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Self-assessment of driving skill: A review from a measurement perspective
Umeå University, Faculty of Social Sciences, Department of Educational Measurement.
2008 (English)In: Transportation Research Part F: Traffic Psychology and Behaviour, ISSN 1369-8478, Vol. 11, no 1, 1-9 p.Article in journal (Refereed) Published
Abstract [en]

Subjective driving skill is commonly assessed with self-reports and many studies have found that drivers have overly positive beliefs in their own skill. The purpose of this review was to examine how subjective driving skill has been measured in different studies. Secondly, the aim was to discuss the methods used from a measurement perspective, i.e., to discuss the reliability and the validity of the measures and methods used. The findings from the review indicated that studies about subjective driving skills can be divided into three different domains with respect to the methodology used. In two of the domains, subjective driving skill is measured by comparing the individual’s own skill to internal criteria: the skill of the average driver and specific aspects of driving skill. In the third domain, the subjective skill is compared with an external criterion, i.e., the actual skill in order to determine if drivers have an accurate perception of their own skill. The conclusion of the review was that there are several methodological problems with the reference to the average driver that can result in biased assessments. Moreover, this methodology cannot be used to conclude whether drivers’ are overconfident or not. In order to obtain indicators of reliability and validity, the measurement of subjective driving skill should incorporate judgments of specific aspects of driving skills. By the use of this methodology, subjective driving skill can be validated through comparison with actual driving skill.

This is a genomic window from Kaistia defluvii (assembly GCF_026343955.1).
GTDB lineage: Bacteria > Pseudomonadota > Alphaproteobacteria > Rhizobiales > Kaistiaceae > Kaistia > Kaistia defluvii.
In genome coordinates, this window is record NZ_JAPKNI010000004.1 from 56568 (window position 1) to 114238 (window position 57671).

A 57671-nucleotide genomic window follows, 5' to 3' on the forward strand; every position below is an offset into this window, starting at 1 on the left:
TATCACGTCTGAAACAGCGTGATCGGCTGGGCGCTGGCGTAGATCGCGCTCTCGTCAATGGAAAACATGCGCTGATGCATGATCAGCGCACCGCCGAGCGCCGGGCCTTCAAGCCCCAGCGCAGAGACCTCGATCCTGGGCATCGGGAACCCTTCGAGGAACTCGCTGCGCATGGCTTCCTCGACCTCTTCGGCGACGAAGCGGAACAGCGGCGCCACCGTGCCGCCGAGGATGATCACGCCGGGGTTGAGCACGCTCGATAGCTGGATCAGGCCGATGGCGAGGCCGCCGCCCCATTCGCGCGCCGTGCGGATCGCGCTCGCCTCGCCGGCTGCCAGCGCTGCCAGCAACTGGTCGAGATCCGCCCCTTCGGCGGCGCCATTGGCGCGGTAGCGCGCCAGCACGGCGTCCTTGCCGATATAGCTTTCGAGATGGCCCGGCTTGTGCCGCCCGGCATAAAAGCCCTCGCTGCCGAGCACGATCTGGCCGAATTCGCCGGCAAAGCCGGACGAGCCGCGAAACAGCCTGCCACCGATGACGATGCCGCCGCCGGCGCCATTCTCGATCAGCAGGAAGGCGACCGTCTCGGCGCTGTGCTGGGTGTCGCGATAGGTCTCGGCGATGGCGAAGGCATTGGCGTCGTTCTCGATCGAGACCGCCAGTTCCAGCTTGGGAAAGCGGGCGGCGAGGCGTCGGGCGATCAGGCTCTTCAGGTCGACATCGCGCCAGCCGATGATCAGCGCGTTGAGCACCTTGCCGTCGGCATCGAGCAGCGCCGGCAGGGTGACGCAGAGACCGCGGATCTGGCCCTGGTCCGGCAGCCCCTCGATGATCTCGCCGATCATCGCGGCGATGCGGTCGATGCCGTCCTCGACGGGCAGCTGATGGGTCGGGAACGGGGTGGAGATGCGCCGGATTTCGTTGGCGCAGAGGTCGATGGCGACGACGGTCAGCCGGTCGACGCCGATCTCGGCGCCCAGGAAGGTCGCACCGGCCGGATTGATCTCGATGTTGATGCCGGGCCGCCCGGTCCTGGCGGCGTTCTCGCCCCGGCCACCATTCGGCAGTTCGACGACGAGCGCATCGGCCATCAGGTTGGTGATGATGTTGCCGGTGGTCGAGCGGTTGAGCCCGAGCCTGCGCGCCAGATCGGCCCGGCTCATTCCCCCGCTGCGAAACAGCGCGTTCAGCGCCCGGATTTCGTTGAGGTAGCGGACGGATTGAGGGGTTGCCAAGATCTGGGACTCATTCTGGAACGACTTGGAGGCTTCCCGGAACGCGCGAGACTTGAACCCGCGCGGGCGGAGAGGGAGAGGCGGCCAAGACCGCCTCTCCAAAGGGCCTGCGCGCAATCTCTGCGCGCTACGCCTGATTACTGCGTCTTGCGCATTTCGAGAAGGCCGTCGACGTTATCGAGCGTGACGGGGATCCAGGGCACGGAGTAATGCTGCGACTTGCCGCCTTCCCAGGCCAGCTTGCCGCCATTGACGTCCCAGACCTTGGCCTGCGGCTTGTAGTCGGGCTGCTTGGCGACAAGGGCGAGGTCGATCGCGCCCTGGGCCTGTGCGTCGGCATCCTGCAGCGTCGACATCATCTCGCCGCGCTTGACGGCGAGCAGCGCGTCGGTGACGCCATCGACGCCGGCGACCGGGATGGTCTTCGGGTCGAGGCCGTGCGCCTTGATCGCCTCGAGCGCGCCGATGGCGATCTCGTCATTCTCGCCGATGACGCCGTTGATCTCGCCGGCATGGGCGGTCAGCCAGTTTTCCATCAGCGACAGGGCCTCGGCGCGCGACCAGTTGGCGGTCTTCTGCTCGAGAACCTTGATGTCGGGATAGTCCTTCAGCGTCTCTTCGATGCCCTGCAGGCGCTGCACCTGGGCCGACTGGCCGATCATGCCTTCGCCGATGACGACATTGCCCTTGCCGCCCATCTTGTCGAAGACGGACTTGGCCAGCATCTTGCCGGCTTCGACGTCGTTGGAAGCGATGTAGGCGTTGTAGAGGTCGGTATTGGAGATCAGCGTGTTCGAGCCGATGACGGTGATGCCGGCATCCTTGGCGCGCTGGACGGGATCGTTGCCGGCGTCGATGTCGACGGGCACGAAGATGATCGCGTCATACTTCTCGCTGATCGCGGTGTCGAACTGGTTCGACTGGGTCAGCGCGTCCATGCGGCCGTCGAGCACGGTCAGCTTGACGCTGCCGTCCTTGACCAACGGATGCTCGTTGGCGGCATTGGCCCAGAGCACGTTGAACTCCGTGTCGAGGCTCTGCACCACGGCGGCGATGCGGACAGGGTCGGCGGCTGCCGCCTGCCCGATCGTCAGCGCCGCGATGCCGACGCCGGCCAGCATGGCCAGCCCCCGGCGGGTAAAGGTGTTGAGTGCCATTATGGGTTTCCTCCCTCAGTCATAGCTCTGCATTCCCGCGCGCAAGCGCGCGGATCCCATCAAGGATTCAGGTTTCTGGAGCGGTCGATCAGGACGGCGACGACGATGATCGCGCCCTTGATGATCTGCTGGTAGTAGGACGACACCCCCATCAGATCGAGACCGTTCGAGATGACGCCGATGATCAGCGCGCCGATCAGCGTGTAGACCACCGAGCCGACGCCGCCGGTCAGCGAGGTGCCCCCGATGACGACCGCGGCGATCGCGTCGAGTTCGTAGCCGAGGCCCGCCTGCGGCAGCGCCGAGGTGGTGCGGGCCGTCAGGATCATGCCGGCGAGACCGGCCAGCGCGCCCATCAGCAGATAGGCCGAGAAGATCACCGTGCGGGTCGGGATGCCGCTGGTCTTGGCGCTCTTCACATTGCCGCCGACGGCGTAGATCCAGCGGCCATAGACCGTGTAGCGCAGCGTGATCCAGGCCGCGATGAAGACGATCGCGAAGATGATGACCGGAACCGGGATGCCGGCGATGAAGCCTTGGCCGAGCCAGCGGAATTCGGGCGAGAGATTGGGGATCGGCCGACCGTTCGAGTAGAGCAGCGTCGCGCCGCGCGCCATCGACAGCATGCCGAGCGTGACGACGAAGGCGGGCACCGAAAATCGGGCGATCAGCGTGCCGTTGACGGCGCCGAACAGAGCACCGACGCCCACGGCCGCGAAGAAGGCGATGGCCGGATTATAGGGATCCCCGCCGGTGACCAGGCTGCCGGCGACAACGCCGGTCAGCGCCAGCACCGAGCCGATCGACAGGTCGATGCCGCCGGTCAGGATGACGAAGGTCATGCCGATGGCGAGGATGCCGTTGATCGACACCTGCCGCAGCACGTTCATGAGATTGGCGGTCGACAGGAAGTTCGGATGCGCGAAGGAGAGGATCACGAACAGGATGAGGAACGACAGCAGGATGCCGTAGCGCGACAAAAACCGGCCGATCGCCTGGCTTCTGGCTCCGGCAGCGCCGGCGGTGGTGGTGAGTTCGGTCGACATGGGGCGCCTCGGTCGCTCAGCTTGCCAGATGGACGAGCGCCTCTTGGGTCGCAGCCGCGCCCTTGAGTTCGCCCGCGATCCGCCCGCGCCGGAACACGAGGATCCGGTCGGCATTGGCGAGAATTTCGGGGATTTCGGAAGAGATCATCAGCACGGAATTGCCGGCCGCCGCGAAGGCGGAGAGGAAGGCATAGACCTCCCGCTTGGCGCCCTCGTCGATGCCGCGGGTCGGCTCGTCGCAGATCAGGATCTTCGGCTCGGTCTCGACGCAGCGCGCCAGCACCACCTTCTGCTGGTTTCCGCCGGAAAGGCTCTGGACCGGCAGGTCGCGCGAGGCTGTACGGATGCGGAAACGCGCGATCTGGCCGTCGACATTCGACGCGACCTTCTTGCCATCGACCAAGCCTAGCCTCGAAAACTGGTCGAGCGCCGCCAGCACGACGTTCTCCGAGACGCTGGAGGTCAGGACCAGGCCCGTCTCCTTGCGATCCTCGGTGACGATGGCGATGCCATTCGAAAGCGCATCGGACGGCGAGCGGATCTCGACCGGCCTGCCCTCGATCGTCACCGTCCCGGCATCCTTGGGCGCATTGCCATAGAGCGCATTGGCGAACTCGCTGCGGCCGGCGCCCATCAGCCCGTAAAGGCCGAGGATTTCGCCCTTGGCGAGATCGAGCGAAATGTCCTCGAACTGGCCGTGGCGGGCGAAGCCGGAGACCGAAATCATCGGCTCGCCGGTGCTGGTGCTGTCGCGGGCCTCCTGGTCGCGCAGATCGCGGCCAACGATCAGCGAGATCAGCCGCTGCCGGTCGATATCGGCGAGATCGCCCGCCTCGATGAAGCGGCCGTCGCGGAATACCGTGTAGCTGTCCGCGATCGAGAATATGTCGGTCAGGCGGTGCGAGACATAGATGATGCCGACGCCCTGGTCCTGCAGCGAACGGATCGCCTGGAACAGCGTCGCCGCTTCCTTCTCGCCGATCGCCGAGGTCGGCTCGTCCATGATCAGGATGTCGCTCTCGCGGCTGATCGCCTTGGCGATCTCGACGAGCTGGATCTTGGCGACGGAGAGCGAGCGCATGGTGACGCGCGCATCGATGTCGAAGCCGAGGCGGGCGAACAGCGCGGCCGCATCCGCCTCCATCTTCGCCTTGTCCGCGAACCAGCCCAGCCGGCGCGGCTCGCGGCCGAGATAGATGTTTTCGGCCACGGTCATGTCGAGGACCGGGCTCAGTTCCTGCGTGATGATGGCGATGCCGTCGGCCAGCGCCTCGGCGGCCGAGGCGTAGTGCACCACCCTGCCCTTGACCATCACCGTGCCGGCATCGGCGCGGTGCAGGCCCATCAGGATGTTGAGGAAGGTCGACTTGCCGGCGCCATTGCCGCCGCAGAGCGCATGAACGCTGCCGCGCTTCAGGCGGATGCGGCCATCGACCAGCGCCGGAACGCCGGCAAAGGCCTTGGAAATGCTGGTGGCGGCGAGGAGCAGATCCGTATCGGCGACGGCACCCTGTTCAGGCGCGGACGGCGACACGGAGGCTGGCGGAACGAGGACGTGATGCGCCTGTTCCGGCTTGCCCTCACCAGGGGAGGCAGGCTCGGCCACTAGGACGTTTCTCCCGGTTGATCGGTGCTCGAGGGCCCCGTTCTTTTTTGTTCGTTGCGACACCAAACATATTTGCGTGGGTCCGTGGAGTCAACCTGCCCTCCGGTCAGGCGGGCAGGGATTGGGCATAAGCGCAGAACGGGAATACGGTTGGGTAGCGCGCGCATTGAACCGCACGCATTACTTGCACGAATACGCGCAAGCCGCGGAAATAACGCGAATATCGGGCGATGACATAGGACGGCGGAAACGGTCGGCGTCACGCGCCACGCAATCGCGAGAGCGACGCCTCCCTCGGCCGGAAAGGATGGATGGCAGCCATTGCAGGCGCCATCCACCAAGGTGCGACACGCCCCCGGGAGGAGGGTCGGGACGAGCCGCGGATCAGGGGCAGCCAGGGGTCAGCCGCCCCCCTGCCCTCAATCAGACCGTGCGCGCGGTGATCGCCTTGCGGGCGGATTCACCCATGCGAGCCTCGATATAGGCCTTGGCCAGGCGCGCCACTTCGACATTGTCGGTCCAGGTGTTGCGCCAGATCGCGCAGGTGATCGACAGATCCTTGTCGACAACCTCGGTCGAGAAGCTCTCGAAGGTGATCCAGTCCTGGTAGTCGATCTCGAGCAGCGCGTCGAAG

Place, publisher, year, edition, pages
2008. Vol. 11, no 1, 1-9 p.
Keyword [en]
Subjective driving skill, Self-assessment, Reliability, Validity
URN: urn:nbn:se:umu:diva-11294DOI: 10.1016doi:10.1016/j.trf.2007.05.002OAI: diva2:150965
Available from: 2008-12-09 Created: 2008-12-09 Last updated: 2009-10-30Bibliographically approved
In thesis
1. Developing and validating self-report instruments: assessing perceived driver competence
Open this publication in new window or tab >>Developing and validating self-report instruments: assessing perceived driver competence
2009 (English)Doctoral thesis, comprehensive summary (Other academic)
Abstract [en]

The overall aim of this thesis was to develop and validate a self-report instrument for perceived driver competence. The thesis includes six papers and a summary. All papers focus on perceived driver competence from a measurement perspective; that is, how to develop an instrument for perceived driver competence and how to use and interpret the scores from the instrument in a reliable and valid manner.

Study I reviews how perceived driver competence has been measured in other studies and discusses these methods from a measurement perspective. Most studies have examined perceived driver competence by asking drivers to compare their own skill to that of the average driver. That method is problematic, since it is not possible to determine if drivers are overconfident or not, when empirical information of their own skills is missing. In order to examine if drivers overestimate their skills or not, perceived driver competence should be compared with actual driving performance.